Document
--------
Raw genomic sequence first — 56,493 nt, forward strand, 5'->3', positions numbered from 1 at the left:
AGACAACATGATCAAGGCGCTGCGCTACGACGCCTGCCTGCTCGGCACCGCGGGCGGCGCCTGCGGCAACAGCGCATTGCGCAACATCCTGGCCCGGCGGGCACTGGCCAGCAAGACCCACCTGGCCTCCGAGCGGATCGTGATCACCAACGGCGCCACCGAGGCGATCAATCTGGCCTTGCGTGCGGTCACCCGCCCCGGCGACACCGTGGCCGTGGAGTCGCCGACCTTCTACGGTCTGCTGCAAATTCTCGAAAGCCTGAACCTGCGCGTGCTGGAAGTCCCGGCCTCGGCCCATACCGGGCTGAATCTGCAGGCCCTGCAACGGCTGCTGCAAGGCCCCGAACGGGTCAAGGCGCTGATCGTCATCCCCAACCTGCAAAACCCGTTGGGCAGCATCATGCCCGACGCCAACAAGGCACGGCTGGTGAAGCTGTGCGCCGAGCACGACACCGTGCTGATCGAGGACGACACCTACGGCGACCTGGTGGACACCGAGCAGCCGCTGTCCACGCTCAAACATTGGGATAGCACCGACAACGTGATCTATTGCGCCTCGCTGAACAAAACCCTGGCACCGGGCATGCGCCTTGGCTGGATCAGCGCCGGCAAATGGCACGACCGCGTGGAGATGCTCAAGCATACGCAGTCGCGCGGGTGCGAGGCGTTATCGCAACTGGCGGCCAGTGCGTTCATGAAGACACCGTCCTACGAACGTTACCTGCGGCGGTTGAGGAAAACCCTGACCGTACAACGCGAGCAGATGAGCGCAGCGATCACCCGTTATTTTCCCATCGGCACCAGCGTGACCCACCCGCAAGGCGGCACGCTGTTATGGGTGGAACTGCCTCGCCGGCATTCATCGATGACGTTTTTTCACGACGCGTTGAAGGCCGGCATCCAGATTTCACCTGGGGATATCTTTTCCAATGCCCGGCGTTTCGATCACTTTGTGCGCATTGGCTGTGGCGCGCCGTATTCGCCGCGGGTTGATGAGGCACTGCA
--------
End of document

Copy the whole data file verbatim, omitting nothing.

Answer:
Raw genomic sequence first — 56,493 nt, forward strand, 5'->3', positions numbered from 1 at the left:
AGACAACATGATCAAGGCGCTGCGCTACGACGCCTGCCTGCTCGGCACCGCGGGCGGCGCCTGCGGCAACAGCGCATTGCGCAACATCCTGGCCCGGCGGGCACTGGCCAGCAAGACCCACCTGGCCTCCGAGCGGATCGTGATCACCAACGGCGCCACCGAGGCGATCAATCTGGCCTTGCGTGCGGTCACCCGCCCCGGCGACACCGTGGCCGTGGAGTCGCCGACCTTCTACGGTCTGCTGCAAATTCTCGAAAGCCTGAACCTGCGCGTGCTGGAAGTCCCGGCCTCGGCCCATACCGGGCTGAATCTGCAGGCCCTGCAACGGCTGCTGCAAGGCCCCGAACGGGTCAAGGCGCTGATCGTCATCCCCAACCTGCAAAACCCGTTGGGCAGCATCATGCCCGACGCCAACAAGGCACGGCTGGTGAAGCTGTGCGCCGAGCACGACACCGTGCTGATCGAGGACGACACCTACGGCGACCTGGTGGACACCGAGCAGCCGCTGTCCACGCTCAAACATTGGGATAGCACCGACAACGTGATCTATTGCGCCTCGCTGAACAAAACCCTGGCACCGGGCATGCGCCTTGGCTGGATCAGCGCCGGCAAATGGCACGACCGCGTGGAGATGCTCAAGCATACGCAGTCGCGCGGGTGCGAGGCGTTATCGCAACTGGCGGCCAGTGCGTTCATGAAGACACCGTCCTACGAACGTTACCTGCGGCGGTTGAGGAAAACCCTGACCGTACAACGCGAGCAGATGAGCGCAGCGATCACCCGTTATTTTCCCATCGGCACCAGCGTGACCCACCCGCAAGGCGGCACGCTGTTATGGGTGGAACTGCCTCGCCGGCATTCATCGATGACGTTTTTTCACGACGCGTTGAAGGCCGGCATCCAGATTTCACCTGGGGATATCTTTTCCAATGCCCGGCGTTTCGATCACTTTGTGCGCATTGGCTGTGGCGCGCCGTATTCGCCGCGGGTTGATGAGGCACTGCA